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Check out former Illinois Teachers of the Year Susan Converse, Lindsey Jensen and Joe Fatheree as they discuss the impact the Teacher of the Year program has had on them!​​​​ ​​

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those who excel logoSince 1970, the Illinois State Board of Education has sponsored the Illinois Teacher of the Year program, recognizing the best of the teaching profession in Illinois. All public and nonpublic preK-12 educators in Illinois with more than five years of teaching experience are eligible. The top nominees from eight regions are designated as Regional Teachers of the Year; the Illinois Teacher of the Year is selected from that cohort. We also recognize Bilingual, Early Childhood, and Special Education Teachers of the Year. The Outstanding Early Career Educator award is presented to the top teacher in Illinois with one-four years of teaching experience.​​​​​​ Remaining nominees are awarded on two levels: Meritorious Service and Special Recognition.​

Nomination Window – Reopens Spring 2021

 2020 Illinois Teacher of the Year

​When he was in sixth grade, Eric Combs’ band teacher told the class he would be retired around the time they graduated college and one of them could be his replacement. Eric fulfilled his teacher’s prophecy by accepting the position -- the one he still holds as band instructor at Richland County Middle School in Olney, where he can be seen offering free instruments to youngsters to entice participation in the band program.

Eric feels his unconventional approach to teaching band, which is tailored around the needs of each individual student, is the reason for the success of the program. He has developed his own spreadsheets to facilitate tracking individual student progress and encourages his students to practice only when they want, as opposed to forcing a prescribed amount of time. His approach to teaching, coupled with assisting other band educators in developing their own curricula, is helping Eric meet his goal of advancing the profession beyond where it was when he first started.​​​​​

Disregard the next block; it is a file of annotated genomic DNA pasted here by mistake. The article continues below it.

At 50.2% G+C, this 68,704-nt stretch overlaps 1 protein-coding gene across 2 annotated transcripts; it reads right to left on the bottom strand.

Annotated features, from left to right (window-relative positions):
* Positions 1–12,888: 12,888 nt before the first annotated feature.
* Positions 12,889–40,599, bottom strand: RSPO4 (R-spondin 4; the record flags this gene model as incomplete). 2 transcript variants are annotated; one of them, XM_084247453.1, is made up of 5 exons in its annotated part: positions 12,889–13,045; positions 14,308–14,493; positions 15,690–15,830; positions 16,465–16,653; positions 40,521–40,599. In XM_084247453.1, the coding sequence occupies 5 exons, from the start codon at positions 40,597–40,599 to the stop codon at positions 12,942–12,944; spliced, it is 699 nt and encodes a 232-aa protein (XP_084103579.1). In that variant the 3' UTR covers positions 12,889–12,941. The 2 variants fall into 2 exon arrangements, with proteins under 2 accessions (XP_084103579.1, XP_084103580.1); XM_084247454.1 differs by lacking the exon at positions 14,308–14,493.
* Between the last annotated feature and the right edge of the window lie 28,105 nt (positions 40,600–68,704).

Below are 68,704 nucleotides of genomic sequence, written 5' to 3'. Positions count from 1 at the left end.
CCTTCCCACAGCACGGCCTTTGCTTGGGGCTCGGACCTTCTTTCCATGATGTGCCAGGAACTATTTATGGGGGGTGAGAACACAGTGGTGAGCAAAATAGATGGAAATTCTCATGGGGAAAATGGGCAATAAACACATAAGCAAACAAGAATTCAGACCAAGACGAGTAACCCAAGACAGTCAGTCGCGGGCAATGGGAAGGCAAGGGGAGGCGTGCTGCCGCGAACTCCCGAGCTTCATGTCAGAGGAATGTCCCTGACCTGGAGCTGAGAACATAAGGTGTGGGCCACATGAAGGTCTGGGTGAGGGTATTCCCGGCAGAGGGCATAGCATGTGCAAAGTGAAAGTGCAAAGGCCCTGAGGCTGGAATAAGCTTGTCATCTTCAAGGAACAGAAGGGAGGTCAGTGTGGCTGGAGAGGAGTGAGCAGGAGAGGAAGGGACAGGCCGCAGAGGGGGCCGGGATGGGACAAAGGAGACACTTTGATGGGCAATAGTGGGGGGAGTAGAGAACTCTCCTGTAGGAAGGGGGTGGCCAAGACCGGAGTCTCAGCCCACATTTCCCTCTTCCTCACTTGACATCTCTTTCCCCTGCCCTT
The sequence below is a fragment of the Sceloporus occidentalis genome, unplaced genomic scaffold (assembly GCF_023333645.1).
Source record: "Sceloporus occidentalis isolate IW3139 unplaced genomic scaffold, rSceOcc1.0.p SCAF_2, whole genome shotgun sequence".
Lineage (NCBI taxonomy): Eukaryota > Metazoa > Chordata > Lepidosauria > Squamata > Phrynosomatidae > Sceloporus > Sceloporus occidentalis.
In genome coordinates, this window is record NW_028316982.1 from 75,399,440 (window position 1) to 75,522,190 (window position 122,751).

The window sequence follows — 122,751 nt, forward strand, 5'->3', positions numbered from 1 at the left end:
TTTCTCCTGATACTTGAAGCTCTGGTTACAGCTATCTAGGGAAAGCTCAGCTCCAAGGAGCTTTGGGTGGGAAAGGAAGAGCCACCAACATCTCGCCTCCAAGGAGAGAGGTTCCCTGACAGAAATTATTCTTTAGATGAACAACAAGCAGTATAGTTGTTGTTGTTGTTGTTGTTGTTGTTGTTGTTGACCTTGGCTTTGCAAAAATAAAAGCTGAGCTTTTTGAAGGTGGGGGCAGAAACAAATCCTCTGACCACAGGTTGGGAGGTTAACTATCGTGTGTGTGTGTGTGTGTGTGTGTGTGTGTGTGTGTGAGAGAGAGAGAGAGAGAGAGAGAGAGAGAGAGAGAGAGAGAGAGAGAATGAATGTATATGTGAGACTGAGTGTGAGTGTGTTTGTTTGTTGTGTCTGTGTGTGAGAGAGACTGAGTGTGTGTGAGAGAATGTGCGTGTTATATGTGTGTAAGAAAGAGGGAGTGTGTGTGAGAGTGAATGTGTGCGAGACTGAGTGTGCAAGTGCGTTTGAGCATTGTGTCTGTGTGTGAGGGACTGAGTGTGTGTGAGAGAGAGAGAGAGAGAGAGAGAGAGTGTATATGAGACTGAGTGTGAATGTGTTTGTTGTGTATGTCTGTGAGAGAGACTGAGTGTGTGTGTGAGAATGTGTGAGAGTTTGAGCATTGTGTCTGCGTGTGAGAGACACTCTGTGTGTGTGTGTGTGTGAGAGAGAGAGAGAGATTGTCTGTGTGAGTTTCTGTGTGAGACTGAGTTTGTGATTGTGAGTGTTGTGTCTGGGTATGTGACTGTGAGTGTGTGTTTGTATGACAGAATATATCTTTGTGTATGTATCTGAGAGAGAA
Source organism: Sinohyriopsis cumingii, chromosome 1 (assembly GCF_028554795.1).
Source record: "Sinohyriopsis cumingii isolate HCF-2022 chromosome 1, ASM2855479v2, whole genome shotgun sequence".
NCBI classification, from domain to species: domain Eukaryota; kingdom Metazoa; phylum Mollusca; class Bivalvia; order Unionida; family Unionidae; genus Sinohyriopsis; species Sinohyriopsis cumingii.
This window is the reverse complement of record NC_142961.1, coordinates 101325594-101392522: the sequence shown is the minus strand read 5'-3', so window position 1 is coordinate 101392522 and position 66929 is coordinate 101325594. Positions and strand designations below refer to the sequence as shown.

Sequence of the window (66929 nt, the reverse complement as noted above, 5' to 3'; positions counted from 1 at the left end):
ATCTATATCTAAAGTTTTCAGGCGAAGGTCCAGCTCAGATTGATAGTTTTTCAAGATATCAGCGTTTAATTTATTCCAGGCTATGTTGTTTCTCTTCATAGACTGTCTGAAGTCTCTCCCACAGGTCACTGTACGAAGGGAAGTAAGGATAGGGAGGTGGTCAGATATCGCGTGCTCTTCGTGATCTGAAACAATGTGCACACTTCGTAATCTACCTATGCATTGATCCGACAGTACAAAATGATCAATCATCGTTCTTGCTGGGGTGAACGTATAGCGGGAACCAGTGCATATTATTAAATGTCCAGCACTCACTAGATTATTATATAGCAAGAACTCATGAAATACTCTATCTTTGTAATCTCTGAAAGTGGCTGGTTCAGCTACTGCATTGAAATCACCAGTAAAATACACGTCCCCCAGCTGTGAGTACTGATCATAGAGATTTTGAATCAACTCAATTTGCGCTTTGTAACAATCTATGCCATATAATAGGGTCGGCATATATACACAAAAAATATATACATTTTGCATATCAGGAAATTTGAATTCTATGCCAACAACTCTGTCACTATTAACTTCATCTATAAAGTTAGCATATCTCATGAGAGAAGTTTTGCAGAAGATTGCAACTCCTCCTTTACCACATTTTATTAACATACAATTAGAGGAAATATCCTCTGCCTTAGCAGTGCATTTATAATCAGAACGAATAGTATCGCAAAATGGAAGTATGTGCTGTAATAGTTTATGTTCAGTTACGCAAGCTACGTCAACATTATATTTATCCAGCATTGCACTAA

2019 Illinois Teacher of the Year

Susan Converse is a former journalist turned special education teacher. Susan has worked in the field of edu​cation for the past 23 years. She began her teaching career in 1995 and has taught at the elementary, middle school and high school level. She has served students with emotional disabilities, learning disabilities, intellectual disabilities and autism. Susan is certified as a reading specialist and holds a master’s degree in educational administration. She served as an administrator for nine years before returning to the classroom in 2013.

Susan currently works at Edwardsville High School teaching students with intellectual disabilities and autism and assisting them with their transition needs as they prepare to exit the school system.​ Susan opened a coffee shop at her high school in 2016, which serves as a self-supported vocational training center for her students. The Tiger Den Coffee Shop has served as a stepping stone to competitive employment for her students and several of her students are now employed in the community. The support and success of the coffee shop has also allowed her students to support individuals in need within the school district and community. Over the past two years, the Tiger Den Coffee Shop has donated more than $10,000 to local families in need and has supported community initiatives which promote inclusion of individuals with disabilities. Susan hopes to expand this vocational initiative by opening a similar establishment in the community in the near future.​